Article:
man schroot (Commandes) - securely enter a chroot environment


schroot - securely enter a chroot environment


schroot [OPTION]... [COMMAND]


schroot allows the user to run a command or a login shell in a chroot environment. If no command is specified, a login shell will be started in the user's current working directory inside the chroot.

If the user is not a member of the allowed groups (or if changing to root, the allowed root groups) for the specified chroot(s), the user will be required to authenticate themselves (typically with a password, but this depends upon the PAM configuration). All chroot usage will be logged in the system logs.

If no chroot is specified, the chroot name or alias default will be used as a fallback. This is equivalent to [lq]--chroot=default[rq].


schroot accepts the following options:

Basic options

-h, --help
Show help summary.
-a, --all
Select all chroots and active sessions. When a command has been specified, the command will be run in all chroots and active sessions. If --info has been used, display information about all chroots. This option does not make sense to use with a login shell (when no command has been specified). This option is equivalent to --all-chroots --all-sessions.
Select all chroots. Identical to --all, but active sessions are not considered.
Select all active sessions. Identical to --all, but chroots are not considered.
-c, --chroot=chroot
Specify a chroot to use. This option may be used multiple times to specify more than one chroot, in which case its effect is similar to --all.
-u, --user=user
Run as a different user. The default is to run as the current user. If required, the user may be required to authenticate themselves with a password.
-l, --list
List all available chroots.
-i, --info
Print detailed information about the specified chroots.
Print location (path) of the specified chroots. Note that chroot types which can only be used within a session will not have a location until they are active.
Print configuration of the specified chroots. This is useful for testing that the configuration in use is the same as the configuration file. Any comments in the original file will be missing.
-p, --preserve-environment
Preserve the user's environment inside the chroot environment. The default is to use a clean environment; this option copies the entire user environment and sets it in the session. The environment variables allowed are subject to certain restrictions; see the section [lq]Environment[rq], below.
-q, --quiet
Print only essential messages.
-v, --verbose
Print all messages.
-V, --version
Print version information.

Session options

-b, --begin-session
Begin a session. A unique session identifier (UUID) is returned on standard output. The UUID is required to use the other session options.
Recover an existing session. If an existing session has become unavailable, for example becoming unmounted due to a reboot, this option will make the session available for use again, for example by remounting it. -r, --run-session=UUID Run an existing session.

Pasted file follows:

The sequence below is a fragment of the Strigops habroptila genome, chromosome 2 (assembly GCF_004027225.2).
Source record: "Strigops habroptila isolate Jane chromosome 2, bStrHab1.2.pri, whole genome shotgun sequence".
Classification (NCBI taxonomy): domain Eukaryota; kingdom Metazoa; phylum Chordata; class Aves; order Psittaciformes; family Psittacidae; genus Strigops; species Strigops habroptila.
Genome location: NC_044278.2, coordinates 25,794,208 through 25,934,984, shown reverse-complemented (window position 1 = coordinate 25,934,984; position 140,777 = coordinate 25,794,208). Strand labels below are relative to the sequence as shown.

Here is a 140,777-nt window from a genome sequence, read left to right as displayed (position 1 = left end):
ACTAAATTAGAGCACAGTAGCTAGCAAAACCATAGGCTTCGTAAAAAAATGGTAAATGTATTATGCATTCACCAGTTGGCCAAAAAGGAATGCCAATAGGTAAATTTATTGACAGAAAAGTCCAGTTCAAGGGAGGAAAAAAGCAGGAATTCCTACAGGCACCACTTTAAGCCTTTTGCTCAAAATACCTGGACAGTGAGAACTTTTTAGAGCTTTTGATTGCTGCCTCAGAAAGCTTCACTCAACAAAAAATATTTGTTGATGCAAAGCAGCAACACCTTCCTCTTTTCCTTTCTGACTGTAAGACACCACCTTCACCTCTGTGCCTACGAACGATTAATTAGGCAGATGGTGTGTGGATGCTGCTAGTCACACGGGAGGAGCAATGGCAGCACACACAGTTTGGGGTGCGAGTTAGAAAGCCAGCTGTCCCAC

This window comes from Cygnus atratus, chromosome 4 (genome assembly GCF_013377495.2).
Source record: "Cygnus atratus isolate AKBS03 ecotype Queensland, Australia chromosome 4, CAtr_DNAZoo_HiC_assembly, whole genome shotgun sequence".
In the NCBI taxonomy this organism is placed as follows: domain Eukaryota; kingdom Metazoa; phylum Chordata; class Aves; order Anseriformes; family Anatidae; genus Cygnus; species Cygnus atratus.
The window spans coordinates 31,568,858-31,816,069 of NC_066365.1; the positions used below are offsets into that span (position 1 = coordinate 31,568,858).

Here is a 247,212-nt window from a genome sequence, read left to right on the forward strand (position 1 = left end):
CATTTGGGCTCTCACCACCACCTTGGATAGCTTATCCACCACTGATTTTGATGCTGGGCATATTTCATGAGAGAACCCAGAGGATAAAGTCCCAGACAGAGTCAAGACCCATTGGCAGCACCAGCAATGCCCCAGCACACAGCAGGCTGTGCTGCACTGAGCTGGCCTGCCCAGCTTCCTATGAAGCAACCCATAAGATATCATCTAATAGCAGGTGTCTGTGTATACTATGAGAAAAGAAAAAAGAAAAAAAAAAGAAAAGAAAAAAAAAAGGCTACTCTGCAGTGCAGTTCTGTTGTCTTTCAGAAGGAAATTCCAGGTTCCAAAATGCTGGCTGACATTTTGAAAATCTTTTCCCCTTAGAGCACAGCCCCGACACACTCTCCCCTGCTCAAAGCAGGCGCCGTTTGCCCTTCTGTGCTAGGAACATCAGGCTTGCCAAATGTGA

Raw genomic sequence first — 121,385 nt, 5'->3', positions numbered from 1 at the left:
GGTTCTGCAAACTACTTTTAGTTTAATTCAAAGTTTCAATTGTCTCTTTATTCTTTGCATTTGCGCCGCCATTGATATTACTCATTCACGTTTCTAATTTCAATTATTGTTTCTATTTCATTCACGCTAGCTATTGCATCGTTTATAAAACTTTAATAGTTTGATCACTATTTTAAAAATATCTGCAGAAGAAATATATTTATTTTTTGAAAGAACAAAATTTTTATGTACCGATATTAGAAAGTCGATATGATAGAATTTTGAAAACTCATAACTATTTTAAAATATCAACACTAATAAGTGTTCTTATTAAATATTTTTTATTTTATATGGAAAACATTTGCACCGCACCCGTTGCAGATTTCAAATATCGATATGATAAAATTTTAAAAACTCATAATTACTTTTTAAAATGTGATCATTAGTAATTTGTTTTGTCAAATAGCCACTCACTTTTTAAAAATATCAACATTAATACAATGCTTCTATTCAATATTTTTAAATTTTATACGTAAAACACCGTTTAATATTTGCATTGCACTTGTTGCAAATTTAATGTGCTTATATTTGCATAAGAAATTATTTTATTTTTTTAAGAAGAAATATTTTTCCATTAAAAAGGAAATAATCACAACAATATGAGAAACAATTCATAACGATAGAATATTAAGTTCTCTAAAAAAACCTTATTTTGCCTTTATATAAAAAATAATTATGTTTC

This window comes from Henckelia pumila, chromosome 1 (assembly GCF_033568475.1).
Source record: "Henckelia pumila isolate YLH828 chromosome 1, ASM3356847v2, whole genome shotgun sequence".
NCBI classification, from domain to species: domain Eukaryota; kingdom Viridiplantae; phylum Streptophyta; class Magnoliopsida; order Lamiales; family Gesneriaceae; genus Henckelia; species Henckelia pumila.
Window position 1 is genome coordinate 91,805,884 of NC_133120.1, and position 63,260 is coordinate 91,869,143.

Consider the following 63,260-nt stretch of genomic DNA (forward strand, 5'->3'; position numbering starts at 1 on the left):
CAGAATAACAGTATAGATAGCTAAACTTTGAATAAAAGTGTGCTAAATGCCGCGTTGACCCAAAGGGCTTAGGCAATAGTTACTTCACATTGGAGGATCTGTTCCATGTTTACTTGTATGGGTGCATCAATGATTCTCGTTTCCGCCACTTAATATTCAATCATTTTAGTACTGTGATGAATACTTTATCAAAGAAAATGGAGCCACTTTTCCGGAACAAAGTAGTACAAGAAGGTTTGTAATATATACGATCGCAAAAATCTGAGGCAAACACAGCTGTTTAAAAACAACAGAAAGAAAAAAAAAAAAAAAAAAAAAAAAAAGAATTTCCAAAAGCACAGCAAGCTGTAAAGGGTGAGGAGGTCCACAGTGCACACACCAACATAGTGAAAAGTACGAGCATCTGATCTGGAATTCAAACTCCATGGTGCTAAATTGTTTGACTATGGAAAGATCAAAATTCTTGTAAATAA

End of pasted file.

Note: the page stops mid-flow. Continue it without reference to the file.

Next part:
-e, --end-session=UUID
End an existing session.
-f, --force
Force a session operation, even if it would otherwise fail. This may be used to forcibly end a session, even if it has active users. This does not guarantee that the session will be ended cleanly; filesystems may not be unmounted, for example.


CR]$ CB]schroot -l







CR]$ CB]schroot -i -c sid

CR]Name: sid

CR]Description: Debian unstable

CR]Location: /srv/chroot/sid

CR]Priority: 3

CR]Groups: sbuild

CR]Root Groups: root

CR]Aliases: unstable default

Use --all or -c multiple times to use all or multiple chroots, respectively.

CR]$ CB]schroot -c sid /bin/ls

CR][sid chroot] Running command: [lq]/bin/ls[rq]

CR]CVS sbuild-chroot.c sbuild-session.h schroot.conf.5

CR]Makefile sbuild-chroot.h schroot.1

CR] sbuild-config.c

CR] sbuild-config.h schroot.c

CR]pam sbuild-session.c schroot.conf

CR]$ CB]schroot -c sid -- ls -1 | head -n 5

CR][sid chroot] Running command: [lq]ls -1[rq]






Use -- to allow options beginning with [oq]-[cq] or [oq]--[cq] in the command to run in the chroot. This prevents them being interpreted as options for schroot itself. Note that the top line was echoed to standard error, and the remaining lines to standard output. This is intentional, so that program output from commands run in the chroot may be piped and redirected as required; the data will be the same as if the command was run directly on the host system.

CR]$ CB]schroot -c sid -u root


CR][sid chroot] (rleigh[->]root) Running login shell: [lq]/bin/bash[rq]


If the user [lq]rleigh[rq] was in root-groups in schroot.conf, they would be granted root access without authentication, but the PAM authorisation step is still applied.


None known at this time.


By default, the environment is not preserved, and the following environment variables are defined: HOME, LOGNAME, PATH, SHELL, TERM (preserved if already defined), and USER.

The following, potentially dangerous, environment variables are always removed for safety: BASH_ENV, CDPATH, ENV, HOSTALIASES, IFS, KRB5_CONFIG, KRBCONFDIR, KRBTKFILE, KRB_CONF, LD_.*, LOCALDOMAIN, NLSPATH, PATH_LOCALE, RES_OPTIONS, TERMINFO, TERMINFO_DIRS, and TERMPATH.


The system-wide chroot definition file. This file must be owned by the root user, and not be writable by other.
The system-wide chroot setup and execution directories. See schroot-setup(5).
PAM configuration.


Roger Leigh.


Copyright © 2005-2006 Roger Leigh <>

This program is free software; you can redistribute it and/or modify it under the terms of the GNU General Public License as published by the Free Software Foundation; either version 2 of the License, or (at your option) any later version.